Tsering Lama Tamang
George Brown College
March 22nd, 2018
When I was working in Nepal as an RN at the general ward, I had an incident. I administered a maximum dose of the opiate drug to one of my patient. It happened while checking and distributing a controlled drug. I was giving the medication to my patient, and instead of Diazepam 5mg, I gave Diazepam 10mg orally. I realized the mistake during documentation and charting.
My first impressions were of disbelief and horror as it was my first error. I was confused, felt upset and embarrassed. I had checked the drug and didn’t notice my mistake. I remembered talking with the other staff nurse during medication administration. I felt ashamed and angry thinking how I distracted myself during an important task. Due to of my ignorance, I was unable to provide standard practice care and was also playing with the life of my patient. I had failed my profession, patient and myself as a nurse. I knew that I was accountable for my action and should be responsible for it. I was worried about the mistake I made and had to prevent my patient from any potential harm. Even though my shift was over, but I wanted to stay there and check if the patient had any side effects from the overdose of medication. I informed my supervisor about the situation and asked permission of staying there and take action for the mistakes I made. I reviewed the pharmacology drug book to know more about the medication, its doses, and side effects. I researched about the medicines from the internet as well. My patient was just lying down on the bed, and I was feeling helpless. I felt anxious, crying and felt like a murderer. I felt like I was responsible for saving lives but not for killing them. At one point, I felt that maybe I wasn’t suitable for taking care of the patients and should leave the nursing profession. We informed about his condition to the physician. Thankfully, there were no side effects that were seen in the patient. He was just feeling drowsy because of the drug error and was recovering well.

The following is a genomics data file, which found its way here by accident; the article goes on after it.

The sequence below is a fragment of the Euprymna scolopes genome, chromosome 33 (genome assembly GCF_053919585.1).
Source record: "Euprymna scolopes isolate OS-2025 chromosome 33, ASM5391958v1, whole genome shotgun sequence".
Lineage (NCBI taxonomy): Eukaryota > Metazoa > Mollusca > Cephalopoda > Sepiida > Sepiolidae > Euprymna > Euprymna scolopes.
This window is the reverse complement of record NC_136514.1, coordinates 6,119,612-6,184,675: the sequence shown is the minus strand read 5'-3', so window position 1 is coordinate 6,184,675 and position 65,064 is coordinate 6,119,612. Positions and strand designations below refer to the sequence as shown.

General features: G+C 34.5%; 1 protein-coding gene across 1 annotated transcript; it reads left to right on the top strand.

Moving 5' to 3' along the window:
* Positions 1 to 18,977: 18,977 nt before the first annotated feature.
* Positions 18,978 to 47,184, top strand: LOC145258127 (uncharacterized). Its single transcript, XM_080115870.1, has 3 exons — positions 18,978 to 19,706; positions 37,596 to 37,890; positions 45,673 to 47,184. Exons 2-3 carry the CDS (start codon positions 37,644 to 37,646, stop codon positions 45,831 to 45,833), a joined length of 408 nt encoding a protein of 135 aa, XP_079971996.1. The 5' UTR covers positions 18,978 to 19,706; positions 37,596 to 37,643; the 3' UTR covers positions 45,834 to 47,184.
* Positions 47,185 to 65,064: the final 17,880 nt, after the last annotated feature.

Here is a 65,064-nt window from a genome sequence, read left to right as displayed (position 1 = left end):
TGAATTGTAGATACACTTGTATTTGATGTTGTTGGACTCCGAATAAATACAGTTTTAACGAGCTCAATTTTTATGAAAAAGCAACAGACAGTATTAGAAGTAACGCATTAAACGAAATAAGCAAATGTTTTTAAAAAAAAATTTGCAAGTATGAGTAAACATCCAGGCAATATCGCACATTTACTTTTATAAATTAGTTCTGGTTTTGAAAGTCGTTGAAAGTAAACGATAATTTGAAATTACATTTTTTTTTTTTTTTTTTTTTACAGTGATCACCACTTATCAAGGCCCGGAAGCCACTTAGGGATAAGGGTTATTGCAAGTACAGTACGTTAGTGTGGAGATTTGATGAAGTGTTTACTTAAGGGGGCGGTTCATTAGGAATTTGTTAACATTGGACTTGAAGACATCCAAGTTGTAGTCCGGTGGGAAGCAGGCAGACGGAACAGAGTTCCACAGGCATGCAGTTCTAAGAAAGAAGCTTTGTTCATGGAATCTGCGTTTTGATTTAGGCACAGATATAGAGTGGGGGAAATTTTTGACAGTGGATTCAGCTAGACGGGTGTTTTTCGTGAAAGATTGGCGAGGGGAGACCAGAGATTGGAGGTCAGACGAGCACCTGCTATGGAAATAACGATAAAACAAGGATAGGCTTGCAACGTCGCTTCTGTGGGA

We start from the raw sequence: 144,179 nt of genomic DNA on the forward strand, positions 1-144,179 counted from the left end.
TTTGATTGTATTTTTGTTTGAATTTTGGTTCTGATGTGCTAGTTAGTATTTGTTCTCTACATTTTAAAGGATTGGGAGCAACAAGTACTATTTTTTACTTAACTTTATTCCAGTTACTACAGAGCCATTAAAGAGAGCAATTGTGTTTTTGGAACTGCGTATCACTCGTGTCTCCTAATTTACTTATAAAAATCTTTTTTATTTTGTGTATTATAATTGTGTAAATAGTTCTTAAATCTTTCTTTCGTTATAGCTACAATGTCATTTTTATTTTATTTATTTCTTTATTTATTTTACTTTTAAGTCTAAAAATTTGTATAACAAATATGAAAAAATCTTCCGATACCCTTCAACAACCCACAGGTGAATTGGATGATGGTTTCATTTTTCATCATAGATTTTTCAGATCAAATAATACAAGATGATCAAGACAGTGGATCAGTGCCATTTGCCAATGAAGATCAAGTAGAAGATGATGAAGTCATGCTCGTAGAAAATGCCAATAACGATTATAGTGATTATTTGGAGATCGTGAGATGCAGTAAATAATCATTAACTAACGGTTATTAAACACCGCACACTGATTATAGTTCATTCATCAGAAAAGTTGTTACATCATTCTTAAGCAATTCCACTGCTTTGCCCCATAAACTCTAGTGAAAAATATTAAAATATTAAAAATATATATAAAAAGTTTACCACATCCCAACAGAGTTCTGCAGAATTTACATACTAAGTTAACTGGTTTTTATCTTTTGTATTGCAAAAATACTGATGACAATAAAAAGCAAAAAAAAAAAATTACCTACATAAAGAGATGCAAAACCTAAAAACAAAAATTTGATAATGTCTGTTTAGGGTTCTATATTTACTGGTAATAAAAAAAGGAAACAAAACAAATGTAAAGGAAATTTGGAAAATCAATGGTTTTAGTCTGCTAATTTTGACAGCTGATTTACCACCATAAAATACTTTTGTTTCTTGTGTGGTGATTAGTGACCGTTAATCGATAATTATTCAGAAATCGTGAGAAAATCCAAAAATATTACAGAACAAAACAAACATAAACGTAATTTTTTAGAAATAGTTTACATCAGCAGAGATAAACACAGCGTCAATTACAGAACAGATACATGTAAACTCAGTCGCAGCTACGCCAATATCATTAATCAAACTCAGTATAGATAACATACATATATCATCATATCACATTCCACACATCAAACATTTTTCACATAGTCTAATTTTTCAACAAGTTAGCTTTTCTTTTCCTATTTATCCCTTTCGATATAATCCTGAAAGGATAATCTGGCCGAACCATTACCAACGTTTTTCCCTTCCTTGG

I felt that I need to concentrate more, not being complacent during medication administration. I learned to be more careful and responsible. I will never let such incidents to happen again in my practice.My supervisor also suggested me to be more cautious as I was putting my patient’s life, my career and the hospital’s in danger. I learned the meaning of being accountable, responsible for the patient. I learned how small mistakes could take someone’s life. In the case of emergency, nurses need to be calm and have the patience to think and make decisions.
Drug administration is crucial as it includes public safety and follows the principles that are laid down by the law. A nurse needs to support the eight rights during drug administration and is accountable for their actions and omissions.
Although I followed the local policy and procedures, unintentionally I administered the incorrect drug doses. I had up to date training, but this incident reflected that it’s easy to get distracted when checking and administrating drugs. It there is any error then appropriate actions need to be taken, but many nurses fear the disciplinary action and loss of their clinical confidence. At first, we need to acknowledge our mistakes and make a reflection through our experience to avoid them from happening again.
The administration of medicines is an essential role of the nurse. Drug error is expensive and can cause harm to the patient, the hospital and to the nurse who administered it. Through this incident, I realized that I should be more aware of the client’s well-being.
This mistake became a lesson for me from which I learned a valuable lesson. I will never allow myself to be distracted by anyone in future that includes other staffs, patients or relatives during medication administration. I realized my mistake and educated myself of not repeating it.